Salisbury Steak Around The World
Hamburg (ハンバーグ, hanbāgu?, Hamburg steak) is a popular Salisbury steak dish in Japan. It is made from ground meat with finely chopped onion, egg and breadcrumbs flavored with various spices, and made into a flat, circular shape about a centimeter thick and 10 to 15 cm in diameter. Many restaurants specialize in various styles of hamburger steak. Some variations include hanbāgu topped with cheese (チーズハンバーグ, or chizuhanbāgu), hanbāgu with Japanese curry, and Italian hanbāgu (with tomato sauce rather than gravy).
Hamburger steak became popular during the 1960s as a more affordable way to serve otherwise costly meat. Magazines regularly printed the recipe during that decade, elevating it to a staple dish in Japanese culture. In Japan, the dish dates back to the Meiji period and is believed to have been first served in Yokohama, which was one of the first ports opened to foreigners. Since the 1980s, vacuum packed hamburgers are sold with sauce already added, and these are widely used in box lunches (bento). Frozen hamburgers are popular as well, often served in fast food style restaurants because they have a richer taste and firmer texture than vacuum-packed hamburger.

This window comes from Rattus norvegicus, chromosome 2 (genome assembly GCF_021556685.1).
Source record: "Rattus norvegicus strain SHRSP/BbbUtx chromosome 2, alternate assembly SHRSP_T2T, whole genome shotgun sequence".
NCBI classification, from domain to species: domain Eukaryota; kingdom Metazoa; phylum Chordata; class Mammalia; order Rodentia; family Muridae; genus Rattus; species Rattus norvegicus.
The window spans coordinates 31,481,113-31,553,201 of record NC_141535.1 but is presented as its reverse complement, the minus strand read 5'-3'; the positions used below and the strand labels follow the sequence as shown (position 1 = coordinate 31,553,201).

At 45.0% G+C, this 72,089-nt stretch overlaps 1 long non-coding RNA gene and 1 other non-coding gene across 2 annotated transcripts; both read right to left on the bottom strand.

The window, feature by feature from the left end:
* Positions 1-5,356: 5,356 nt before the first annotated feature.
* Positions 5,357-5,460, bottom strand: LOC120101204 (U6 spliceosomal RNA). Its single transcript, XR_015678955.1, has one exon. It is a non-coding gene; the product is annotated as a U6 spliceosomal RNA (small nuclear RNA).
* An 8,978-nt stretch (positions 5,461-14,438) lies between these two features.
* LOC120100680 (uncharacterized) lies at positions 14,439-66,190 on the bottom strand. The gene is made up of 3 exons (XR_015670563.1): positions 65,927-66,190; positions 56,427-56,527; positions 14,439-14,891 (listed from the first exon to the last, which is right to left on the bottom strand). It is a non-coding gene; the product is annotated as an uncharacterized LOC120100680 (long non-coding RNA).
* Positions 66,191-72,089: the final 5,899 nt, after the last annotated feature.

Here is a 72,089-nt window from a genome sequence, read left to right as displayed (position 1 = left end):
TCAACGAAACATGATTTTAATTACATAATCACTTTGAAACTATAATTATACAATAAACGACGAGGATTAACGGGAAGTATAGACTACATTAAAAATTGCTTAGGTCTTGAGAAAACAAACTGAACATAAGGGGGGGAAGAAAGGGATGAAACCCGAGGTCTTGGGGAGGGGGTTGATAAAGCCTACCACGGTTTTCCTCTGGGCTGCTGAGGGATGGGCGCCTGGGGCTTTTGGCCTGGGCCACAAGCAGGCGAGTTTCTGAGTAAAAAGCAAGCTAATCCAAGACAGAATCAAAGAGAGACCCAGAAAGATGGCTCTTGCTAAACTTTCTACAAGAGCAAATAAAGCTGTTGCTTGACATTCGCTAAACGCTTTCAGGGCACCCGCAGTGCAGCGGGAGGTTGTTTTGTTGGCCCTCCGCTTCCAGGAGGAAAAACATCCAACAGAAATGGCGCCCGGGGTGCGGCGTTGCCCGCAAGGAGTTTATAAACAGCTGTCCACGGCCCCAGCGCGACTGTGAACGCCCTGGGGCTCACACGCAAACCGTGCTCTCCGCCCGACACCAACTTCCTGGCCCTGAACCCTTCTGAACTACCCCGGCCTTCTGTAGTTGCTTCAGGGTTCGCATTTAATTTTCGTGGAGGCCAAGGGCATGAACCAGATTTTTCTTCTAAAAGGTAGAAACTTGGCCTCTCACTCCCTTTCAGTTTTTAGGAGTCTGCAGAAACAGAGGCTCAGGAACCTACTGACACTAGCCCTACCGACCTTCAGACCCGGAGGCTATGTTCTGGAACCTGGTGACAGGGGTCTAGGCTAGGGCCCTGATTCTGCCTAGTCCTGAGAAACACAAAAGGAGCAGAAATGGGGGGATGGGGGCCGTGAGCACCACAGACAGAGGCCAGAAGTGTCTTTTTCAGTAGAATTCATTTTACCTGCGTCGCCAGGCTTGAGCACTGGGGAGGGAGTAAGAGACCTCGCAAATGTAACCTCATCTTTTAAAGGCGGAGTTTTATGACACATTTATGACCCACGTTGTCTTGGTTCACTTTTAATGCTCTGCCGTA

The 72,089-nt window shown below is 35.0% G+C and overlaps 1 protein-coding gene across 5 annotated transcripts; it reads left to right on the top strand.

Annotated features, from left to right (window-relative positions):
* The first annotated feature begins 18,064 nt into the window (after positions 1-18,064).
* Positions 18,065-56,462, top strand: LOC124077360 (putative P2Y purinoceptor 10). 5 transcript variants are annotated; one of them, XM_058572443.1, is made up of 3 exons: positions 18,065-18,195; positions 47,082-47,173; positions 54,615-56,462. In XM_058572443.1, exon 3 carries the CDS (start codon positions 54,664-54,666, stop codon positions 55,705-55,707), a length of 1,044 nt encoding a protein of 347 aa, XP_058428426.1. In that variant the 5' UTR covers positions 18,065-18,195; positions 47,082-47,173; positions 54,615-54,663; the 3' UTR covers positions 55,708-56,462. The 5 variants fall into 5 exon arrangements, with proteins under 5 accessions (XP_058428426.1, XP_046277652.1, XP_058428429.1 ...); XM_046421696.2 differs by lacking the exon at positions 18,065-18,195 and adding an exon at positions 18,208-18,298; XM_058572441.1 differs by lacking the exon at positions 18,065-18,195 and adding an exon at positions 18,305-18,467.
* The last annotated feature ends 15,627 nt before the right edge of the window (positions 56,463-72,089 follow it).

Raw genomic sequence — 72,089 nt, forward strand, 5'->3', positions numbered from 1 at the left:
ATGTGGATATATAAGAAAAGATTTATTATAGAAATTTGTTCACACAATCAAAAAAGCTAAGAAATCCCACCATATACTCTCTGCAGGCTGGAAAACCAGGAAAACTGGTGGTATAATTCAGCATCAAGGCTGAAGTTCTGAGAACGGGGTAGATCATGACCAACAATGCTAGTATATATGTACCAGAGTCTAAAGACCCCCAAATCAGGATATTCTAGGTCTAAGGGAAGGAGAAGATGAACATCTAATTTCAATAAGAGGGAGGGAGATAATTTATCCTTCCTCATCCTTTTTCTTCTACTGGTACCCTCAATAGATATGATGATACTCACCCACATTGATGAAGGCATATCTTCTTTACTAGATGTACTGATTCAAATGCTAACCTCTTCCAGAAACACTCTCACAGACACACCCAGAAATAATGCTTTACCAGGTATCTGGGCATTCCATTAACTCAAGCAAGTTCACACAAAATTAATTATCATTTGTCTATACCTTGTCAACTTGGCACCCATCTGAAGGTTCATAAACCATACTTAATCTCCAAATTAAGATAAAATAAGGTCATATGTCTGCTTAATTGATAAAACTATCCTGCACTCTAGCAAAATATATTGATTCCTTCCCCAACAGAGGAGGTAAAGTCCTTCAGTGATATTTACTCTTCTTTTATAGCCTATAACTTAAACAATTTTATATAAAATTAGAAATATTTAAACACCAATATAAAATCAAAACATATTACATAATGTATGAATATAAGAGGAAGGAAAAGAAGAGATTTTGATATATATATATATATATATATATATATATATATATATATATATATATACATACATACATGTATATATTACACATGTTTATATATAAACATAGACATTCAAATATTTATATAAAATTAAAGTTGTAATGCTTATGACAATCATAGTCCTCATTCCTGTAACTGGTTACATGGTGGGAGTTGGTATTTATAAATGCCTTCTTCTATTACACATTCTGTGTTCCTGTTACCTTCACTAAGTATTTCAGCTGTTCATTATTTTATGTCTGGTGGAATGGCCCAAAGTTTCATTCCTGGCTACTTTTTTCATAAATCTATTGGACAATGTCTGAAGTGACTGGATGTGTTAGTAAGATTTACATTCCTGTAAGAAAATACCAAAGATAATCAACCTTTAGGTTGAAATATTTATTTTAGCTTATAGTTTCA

In Hawaii, hamburger steak is very similar to the Japanese hanbāgu. It consists of burger patty with brown gravy. It is usually served with macaroni salad and rice in a plate lunch. There is also a variety which includes an egg, which is called loco moco. The dish is also common in South Korea, where the recipe and name (햄버그 스테이크 | hambeogeu sŭt'eik'ŭ) were adopted from Japan.
Minced cutlet (котлета рубленая, kotleta rublenaya), or, since the late 19th century, simply "cutlet", is a staple of Russian cuisine. It is similar to a Salisbury steak, with the main difference being pure beef is rarely employed—usually pork or a beef-pork mixture is used. The meat is seasoned with salt and pepper, mixed with finely chopped onion (optionally fried), garlic, and a binder (eggs and breadcrumbs soaked in milk), divided into oval-shaped patties, lightly breaded and shallow-fried in a half-inch of vegetable oil. The similarly named Japanese dish, menchi katsu, is always deep-fried and heavily breaded, being essentially a mincemeat croquette, while the Russian version is always shallow-fried.
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